زمان

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See also: رمان

Arabic[edit]

Etymology[edit]

Eventually from Proto-Semitic *zaman-, from the root ز م ن(z-m-n). The regular outcome of the Proto-Semitic etymon is Arabic زَمَن(zaman), however. The form with a long vowel was perhaps borrowed through Middle Persian or another language. Compare Persian زمان(zamân) below for more.

Pronunciation[edit]

Noun[edit]

زَمَان (zamānm (plural أَزْمِنَة(ʾazmina))

  1. (uncountable and countable) time
    Coordinate term: مَكَان(makān)

Declension[edit]

Derived terms[edit]

Synonyms[edit]

Descendants[edit]

  • Maltese: żmien

References[edit]

  • Freytag, Georg (1833), “زمان”, in Lexicon arabico-latinum praesertim ex Djeuharii Firuzabadiique et aliorum Arabum operibus adhibitis Golii quoque et aliorum libris confectum, volume 2, Halle: C. A. Schwetschke, page 256
  • Wehr, Hans (1979), “زمن”, in J. Milton Cowan, editor, A Dictionary of Modern Written Arabic, 4th edition, Ithaca, NY: Spoken Language Services, →ISBN, page 444

Malay[edit]

Alternative forms[edit]

Etymology[edit]

From Persian زمان(zamân).

Pronunciation[edit]

Noun[edit]

زمان (Rumi spelling zaman‎, plural زمان٢‎)

  1. age (particular period of time in history)

Persian[edit]

Persian Wikipedia has an article on:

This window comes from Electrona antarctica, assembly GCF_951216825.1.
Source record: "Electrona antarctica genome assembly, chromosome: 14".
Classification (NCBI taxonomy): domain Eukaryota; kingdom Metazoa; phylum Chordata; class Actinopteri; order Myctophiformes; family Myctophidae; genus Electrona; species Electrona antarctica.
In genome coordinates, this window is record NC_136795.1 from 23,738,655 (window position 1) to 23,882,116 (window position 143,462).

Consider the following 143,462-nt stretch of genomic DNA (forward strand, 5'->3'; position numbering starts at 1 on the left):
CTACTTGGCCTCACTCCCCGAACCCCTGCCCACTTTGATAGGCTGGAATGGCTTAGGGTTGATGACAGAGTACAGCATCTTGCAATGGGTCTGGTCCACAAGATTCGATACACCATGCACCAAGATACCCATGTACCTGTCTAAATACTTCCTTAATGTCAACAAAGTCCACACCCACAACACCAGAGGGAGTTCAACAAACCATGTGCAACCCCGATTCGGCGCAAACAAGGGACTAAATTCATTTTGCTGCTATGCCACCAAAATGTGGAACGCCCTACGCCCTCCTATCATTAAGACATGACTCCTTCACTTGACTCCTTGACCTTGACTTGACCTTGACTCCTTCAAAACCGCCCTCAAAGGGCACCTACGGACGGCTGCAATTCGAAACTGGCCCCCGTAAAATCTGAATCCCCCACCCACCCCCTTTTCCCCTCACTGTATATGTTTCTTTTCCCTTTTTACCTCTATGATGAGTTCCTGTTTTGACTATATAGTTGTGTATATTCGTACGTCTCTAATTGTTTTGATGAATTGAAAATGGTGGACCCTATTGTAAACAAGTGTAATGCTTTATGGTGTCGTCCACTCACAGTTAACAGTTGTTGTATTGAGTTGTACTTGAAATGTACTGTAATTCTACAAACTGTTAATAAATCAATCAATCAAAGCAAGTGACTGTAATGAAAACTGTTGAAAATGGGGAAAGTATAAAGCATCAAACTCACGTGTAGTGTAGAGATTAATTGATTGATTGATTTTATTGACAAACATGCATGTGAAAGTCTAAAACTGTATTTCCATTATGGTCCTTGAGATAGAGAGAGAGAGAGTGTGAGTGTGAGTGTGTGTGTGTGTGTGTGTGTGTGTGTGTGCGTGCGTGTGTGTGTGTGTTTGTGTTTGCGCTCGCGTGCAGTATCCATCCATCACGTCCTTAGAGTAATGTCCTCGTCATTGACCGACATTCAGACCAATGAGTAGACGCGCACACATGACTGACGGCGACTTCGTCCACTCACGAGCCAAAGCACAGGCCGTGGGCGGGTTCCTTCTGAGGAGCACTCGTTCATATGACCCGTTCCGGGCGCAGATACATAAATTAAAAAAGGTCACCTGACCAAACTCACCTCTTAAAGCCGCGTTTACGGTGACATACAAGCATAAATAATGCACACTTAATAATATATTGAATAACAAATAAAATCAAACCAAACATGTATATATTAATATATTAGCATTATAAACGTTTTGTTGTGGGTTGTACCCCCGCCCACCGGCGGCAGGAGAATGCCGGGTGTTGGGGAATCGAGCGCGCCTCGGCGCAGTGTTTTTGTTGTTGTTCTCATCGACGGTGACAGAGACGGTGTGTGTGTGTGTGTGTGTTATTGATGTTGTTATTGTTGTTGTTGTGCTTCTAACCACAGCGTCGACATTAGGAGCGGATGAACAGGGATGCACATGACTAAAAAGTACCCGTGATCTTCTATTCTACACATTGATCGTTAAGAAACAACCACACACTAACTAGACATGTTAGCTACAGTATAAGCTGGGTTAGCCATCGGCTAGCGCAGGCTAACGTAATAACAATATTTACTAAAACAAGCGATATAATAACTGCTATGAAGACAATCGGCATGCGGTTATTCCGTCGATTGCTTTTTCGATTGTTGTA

Wikipedia fa

Etymology[edit]

From Middle Persian [Book Pahlavi needed] (ODNA), [Book Pahlavi needed] (ẕmʾn'), [Book Pahlavi needed] (zmn'), 𐫉𐫖𐫀𐫗(zmʾn /zamān/), from Akkadian 𒋛𒈠𒉡 (zimān; simanu), from Proto-Semitic *zaman-. Compare Parthian 𐫋𐫖𐫀𐫗(jmʾn /žamān/), Gurani ژەمەن(žaman, meal), Central Kurdish ژەم(jem, meal), and Iranian borrowings Old Armenian ժաման (žaman), ժամանակ (žamanak).

Pronunciation[edit]

Noun[edit]

Dari Persian زمان
Iranian Persian
Tajik замон (zamon)

زمان (zamân)

  1. time (referring to a broad time period like epoch, period, season, etc. It is not the type of time that one reads from a watch or a clock)
  2. (physics) time
  3. season
  4. epoch
  5. (grammar) tense
  6. death

Synonyms[edit]

Derived terms[edit]

Descendants[edit]

References[edit]

  • Kaufman, Stephen A. (1974) The Akkadian Influences on Aramaic (The Oriental Institute of the University of Chicago Assyriological Studies; 19)‎[1], Chicago and London: The University of Chicago Press, →ISBN, pages 91–92